These fundamentals having been laid down, Bentham devoted the remainder of his work to detailed analyses of the psychology of human behavior, chiefly as it bears on problems of social control. His aim was to find the natural divisions of his subject and to arrange the matter in tables that would be of help in drawing inductions.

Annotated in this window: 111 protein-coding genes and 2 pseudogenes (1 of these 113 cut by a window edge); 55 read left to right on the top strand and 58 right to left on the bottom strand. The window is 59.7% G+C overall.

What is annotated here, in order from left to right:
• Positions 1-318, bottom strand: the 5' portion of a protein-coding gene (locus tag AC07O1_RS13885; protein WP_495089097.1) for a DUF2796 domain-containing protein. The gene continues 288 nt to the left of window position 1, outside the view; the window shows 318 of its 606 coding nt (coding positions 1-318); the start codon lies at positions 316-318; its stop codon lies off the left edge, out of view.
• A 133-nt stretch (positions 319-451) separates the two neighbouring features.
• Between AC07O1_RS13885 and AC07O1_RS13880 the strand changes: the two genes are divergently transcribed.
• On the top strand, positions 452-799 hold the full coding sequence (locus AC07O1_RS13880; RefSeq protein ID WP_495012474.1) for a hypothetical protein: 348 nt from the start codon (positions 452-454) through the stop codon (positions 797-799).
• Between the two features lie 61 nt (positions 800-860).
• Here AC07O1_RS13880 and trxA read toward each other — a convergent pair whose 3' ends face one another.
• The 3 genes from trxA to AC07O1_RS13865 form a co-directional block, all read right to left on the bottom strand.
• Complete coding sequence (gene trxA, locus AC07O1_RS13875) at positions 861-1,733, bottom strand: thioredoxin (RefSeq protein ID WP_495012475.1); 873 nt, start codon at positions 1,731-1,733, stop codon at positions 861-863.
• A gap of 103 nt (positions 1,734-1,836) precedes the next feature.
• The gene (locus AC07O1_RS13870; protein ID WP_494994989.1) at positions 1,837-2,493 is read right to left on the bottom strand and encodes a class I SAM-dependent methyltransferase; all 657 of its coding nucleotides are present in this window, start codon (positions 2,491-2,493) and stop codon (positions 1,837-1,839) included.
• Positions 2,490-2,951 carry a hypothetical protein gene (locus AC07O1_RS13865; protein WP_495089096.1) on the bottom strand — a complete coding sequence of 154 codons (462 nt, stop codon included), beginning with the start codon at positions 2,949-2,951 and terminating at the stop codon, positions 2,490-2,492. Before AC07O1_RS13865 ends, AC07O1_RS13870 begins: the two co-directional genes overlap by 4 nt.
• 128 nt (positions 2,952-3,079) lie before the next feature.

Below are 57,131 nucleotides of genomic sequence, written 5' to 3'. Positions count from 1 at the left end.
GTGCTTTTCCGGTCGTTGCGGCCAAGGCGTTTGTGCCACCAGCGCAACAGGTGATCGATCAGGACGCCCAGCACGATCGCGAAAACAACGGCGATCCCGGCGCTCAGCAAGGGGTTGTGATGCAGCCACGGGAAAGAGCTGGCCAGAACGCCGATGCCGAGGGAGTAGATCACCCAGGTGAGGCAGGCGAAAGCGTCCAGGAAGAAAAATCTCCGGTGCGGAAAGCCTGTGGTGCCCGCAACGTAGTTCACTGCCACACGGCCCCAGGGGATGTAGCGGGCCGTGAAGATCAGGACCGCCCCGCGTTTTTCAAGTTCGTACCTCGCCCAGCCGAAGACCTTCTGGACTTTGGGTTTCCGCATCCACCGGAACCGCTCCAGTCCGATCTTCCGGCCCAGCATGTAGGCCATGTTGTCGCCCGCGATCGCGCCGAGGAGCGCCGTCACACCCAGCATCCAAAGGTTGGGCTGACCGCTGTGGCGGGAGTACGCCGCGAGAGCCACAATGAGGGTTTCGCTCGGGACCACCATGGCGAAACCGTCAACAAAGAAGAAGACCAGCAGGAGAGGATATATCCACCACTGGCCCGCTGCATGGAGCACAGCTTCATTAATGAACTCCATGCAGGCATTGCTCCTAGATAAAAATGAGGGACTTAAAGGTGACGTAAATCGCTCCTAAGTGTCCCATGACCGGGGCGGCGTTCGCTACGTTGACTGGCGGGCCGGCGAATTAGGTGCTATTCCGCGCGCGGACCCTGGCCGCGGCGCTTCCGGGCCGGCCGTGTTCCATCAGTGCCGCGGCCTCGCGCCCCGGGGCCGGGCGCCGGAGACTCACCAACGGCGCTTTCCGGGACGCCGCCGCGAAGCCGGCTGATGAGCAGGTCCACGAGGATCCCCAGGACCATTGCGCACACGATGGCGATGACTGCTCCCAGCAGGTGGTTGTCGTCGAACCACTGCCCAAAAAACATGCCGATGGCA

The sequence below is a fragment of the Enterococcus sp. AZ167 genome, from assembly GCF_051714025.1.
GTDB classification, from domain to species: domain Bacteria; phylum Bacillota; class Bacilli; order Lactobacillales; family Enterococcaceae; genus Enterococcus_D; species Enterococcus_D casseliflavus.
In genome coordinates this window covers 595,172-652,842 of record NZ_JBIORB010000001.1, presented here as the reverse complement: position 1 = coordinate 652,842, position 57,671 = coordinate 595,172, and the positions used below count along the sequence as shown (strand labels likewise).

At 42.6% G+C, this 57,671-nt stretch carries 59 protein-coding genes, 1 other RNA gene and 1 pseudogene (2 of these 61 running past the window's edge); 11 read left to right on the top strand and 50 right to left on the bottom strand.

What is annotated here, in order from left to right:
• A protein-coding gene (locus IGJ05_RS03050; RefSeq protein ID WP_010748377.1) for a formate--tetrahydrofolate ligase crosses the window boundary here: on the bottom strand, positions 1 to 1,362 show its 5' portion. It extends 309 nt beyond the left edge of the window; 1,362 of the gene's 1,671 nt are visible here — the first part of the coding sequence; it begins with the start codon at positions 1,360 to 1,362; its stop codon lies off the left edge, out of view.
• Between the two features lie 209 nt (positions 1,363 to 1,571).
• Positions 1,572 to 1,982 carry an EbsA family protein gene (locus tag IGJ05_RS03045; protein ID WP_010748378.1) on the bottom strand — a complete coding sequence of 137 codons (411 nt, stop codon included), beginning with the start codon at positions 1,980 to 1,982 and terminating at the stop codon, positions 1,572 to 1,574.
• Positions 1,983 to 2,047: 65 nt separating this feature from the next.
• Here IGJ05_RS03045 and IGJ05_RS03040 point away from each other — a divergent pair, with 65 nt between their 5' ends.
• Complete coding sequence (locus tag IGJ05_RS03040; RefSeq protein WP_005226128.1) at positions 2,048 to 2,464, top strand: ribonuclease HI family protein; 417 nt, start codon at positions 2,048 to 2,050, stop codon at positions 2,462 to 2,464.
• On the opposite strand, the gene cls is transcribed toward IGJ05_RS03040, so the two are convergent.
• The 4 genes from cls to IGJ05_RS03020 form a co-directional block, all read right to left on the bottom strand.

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First, Bentham treated of pleasures and pains. Legislators, he said, have a twofold interest in these. Inasmuch as the general happiness consists in pleasure and the avoidance of pain, legislators must consider these as ends or final causes; however, because, as legislators, they have to employ motives, they must also consider them as instruments or efficient causes. It is the latter consideration especially that makes it necessary to consider the sources of pain and pleasure. Legislators are advised that, in addition to such internal motives as people have toward benevolence, there are several external forces or “sanctions” that reinforce virtue and right. The physical sanction is the pain and loss that nature attaches to certain imprudent acts; the religious sanction is fear of divine displeasure or hope of divine favor; the popular sanction is the favor or disfavor of other people. Political sanction is a fourth source of pain and pleasure, being the rewards and punishments that the ruling power of the state dispenses in cases where the other sanctions are not effective.